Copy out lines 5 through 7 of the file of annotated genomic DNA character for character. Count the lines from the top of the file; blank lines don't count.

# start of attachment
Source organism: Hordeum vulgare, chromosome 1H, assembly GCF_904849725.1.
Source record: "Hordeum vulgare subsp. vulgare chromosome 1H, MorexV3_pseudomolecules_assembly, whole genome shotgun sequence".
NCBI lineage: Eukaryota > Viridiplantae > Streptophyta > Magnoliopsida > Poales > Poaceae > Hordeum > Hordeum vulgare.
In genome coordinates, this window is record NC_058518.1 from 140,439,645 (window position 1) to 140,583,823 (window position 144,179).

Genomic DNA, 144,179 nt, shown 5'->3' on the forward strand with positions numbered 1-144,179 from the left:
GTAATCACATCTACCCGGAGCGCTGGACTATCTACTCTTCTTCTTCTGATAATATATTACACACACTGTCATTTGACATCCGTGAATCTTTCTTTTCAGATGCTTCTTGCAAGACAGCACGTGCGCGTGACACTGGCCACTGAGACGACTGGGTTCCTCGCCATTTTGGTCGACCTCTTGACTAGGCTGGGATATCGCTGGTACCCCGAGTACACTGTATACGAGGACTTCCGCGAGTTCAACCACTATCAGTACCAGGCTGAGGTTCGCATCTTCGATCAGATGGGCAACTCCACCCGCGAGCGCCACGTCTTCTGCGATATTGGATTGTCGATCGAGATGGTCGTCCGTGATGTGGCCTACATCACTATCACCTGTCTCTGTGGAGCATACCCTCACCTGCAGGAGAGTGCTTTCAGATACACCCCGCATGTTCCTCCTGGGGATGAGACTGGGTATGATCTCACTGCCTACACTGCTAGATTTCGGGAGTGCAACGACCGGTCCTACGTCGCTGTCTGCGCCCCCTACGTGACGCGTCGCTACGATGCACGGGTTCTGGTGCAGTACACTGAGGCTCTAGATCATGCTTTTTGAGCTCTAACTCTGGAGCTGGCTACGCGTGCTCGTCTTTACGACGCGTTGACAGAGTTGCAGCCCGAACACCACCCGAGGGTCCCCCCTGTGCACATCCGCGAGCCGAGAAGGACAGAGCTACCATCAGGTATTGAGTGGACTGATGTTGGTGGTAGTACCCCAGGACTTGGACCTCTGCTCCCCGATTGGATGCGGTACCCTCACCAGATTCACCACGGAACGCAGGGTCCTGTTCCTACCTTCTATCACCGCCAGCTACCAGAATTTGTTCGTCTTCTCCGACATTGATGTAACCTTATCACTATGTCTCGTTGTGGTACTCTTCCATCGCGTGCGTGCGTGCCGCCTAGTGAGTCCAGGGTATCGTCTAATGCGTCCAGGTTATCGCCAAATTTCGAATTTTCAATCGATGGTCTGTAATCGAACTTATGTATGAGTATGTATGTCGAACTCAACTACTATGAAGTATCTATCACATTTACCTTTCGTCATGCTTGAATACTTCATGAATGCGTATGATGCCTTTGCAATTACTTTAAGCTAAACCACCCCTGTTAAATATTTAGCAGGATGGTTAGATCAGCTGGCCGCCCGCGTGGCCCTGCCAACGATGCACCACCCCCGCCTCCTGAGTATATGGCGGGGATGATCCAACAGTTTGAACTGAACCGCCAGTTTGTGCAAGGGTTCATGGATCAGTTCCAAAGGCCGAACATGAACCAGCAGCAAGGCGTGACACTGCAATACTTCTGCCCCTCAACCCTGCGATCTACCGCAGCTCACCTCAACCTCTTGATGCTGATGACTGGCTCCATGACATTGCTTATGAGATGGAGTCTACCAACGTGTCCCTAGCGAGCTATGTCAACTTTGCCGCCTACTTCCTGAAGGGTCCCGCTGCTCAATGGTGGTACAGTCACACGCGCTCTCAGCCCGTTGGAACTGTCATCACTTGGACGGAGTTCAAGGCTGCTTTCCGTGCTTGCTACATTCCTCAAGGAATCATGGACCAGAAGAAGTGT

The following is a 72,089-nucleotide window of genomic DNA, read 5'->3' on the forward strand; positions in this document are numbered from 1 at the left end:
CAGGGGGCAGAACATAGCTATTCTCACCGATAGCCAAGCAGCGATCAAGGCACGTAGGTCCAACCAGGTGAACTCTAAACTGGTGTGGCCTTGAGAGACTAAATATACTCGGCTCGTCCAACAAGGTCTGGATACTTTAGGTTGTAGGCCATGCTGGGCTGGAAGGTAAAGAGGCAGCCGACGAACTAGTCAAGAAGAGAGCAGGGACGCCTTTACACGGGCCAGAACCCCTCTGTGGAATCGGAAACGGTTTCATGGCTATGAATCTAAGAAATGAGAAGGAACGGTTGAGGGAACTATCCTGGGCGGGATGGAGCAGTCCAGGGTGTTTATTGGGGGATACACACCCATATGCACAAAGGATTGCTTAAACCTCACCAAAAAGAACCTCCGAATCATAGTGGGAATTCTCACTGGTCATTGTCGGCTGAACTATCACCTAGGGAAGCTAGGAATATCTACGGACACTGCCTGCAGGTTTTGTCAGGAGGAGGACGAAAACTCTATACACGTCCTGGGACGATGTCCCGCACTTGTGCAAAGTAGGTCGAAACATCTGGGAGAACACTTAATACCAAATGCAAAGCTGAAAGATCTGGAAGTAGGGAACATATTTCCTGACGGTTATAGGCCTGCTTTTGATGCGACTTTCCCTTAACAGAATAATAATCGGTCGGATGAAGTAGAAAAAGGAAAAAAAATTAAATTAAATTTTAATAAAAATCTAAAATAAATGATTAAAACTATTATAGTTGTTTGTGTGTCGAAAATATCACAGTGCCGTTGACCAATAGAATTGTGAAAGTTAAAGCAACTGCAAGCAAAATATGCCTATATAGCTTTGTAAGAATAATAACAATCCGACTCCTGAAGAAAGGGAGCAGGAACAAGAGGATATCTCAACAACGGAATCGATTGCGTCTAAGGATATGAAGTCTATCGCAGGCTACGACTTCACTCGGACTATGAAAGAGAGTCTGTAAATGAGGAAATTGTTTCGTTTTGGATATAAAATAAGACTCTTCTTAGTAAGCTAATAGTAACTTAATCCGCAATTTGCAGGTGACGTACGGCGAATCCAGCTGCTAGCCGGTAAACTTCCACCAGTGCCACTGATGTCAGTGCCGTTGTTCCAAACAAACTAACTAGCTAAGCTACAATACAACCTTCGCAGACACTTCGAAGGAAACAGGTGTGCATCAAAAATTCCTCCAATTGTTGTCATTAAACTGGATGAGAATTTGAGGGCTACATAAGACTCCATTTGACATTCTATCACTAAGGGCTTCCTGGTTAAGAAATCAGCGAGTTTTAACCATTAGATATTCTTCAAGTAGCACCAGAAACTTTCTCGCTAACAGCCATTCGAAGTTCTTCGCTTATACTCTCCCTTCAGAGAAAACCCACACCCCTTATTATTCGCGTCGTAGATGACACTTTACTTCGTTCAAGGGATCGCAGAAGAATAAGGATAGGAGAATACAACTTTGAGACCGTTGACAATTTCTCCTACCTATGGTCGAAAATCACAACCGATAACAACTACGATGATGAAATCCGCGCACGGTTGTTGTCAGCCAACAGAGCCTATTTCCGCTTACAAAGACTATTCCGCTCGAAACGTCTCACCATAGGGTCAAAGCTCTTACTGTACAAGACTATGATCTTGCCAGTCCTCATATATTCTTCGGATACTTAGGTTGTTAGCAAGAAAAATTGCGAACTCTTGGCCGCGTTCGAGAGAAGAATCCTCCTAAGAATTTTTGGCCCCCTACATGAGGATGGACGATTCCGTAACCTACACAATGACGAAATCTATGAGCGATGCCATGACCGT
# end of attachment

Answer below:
Genomic DNA, 144,179 nt, shown 5'->3' on the forward strand with positions numbered 1-144,179 from the left:
GTAATCACATCTACCCGGAGCGCTGGACTATCTACTCTTCTTCTTCTGATAATATATTACACACACTGTCATTTGACATCCGTGAATCTTTCTTTTCAGATGCTTCTTGCAAGACAGCACGTGCGCGTGACACTGGCCACTGAGACGACTGGGTTCCTCGCCATTTTGGTCGACCTCTTGACTAGGCTGGGATATCGCTGGTACCCCGAGTACACTGTATACGAGGACTTCCGCGAGTTCAACCACTATCAGTACCAGGCTGAGGTTCGCATCTTCGATCAGATGGGCAACTCCACCCGCGAGCGCCACGTCTTCTGCGATATTGGATTGTCGATCGAGATGGTCGTCCGTGATGTGGCCTACATCACTATCACCTGTCTCTGTGGAGCATACCCTCACCTGCAGGAGAGTGCTTTCAGATACACCCCGCATGTTCCTCCTGGGGATGAGACTGGGTATGATCTCACTGCCTACACTGCTAGATTTCGGGAGTGCAACGACCGGTCCTACGTCGCTGTCTGCGCCCCCTACGTGACGCGTCGCTACGATGCACGGGTTCTGGTGCAGTACACTGAGGCTCTAGATCATGCTTTTTGAGCTCTAACTCTGGAGCTGGCTACGCGTGCTCGTCTTTACGACGCGTTGACAGAGTTGCAGCCCGAACACCACCCGAGGGTCCCCCCTGTGCACATCCGCGAGCCGAGAAGGACAGAGCTACCATCAGGTATTGAGTGGACTGATGTTGGTGGTAGTACCCCAGGACTTGGACCTCTGCTCCCCGATTGGATGCGGTACCCTCACCAGATTCACCACGGAACGCAGGGTCCTGTTCCTACCTTCTATCACCGCCAGCTACCAGAATTTGTTCGTCTTCTCCGACATTGATGTAACCTTATCACTATGTCTCGTTGTGGTACTCTTCCATCGCGTGCGTGCGTGCCGCCTAGTGAGTCCAGGGTATCGTCTAATGCGTCCAGGTTATCGCCAAATTTCGAATTTTCAATCGATGGTCTGTAATCGAACTTATGTATGAGTATGTATGTCGAACTCAACTACTATGAAGTATCTATCACATTTACCTTTCGTCATGCTTGAATACTTCATGAATGCGTATGATGCCTTTGCAATTACTTTAAGCTAAACCACCCCTGTTAAATATTTAGCAGGATGGTTAGATCAGCTGGCCGCCCGCGTGGCCCTGCCAACGATGCACCACCCCCGCCTCCTGAGTATATGGCGGGGATGATCCAACAGTTTGAACTGAACCGCCAGTTTGTGCAAGGGTTCATGGATCAGTTCCAAAGGCCGAACATGAACCAGCAGCAAGGCGTGACACTGCAATACTTCTGCCCCTCAACCCTGCGATCTACCGCAGCTCACCTCAACCTCTTGATGCTGATGACTGGCTCCATGACATTGCTTATGAGATGGAGTCTACCAACGTGTCCCTAGCGAGCTATGTCAACTTTGCCGCCTACTTCCTGAAGGGTCCCGCTGCTCAATGGTGGTACAGTCACACGCGCTCTCAGCCCGTTGGAACTGTCATCACTTGGACGGAGTTCAAGGCTGCTTTCCGTGCTTGCTACATTCCTCAAGGAATCATGGACCAGAAGAAGTGT

The following is a 72,089-nucleotide window of genomic DNA, read 5'->3' on the forward strand; positions in this document are numbered from 1 at the left end: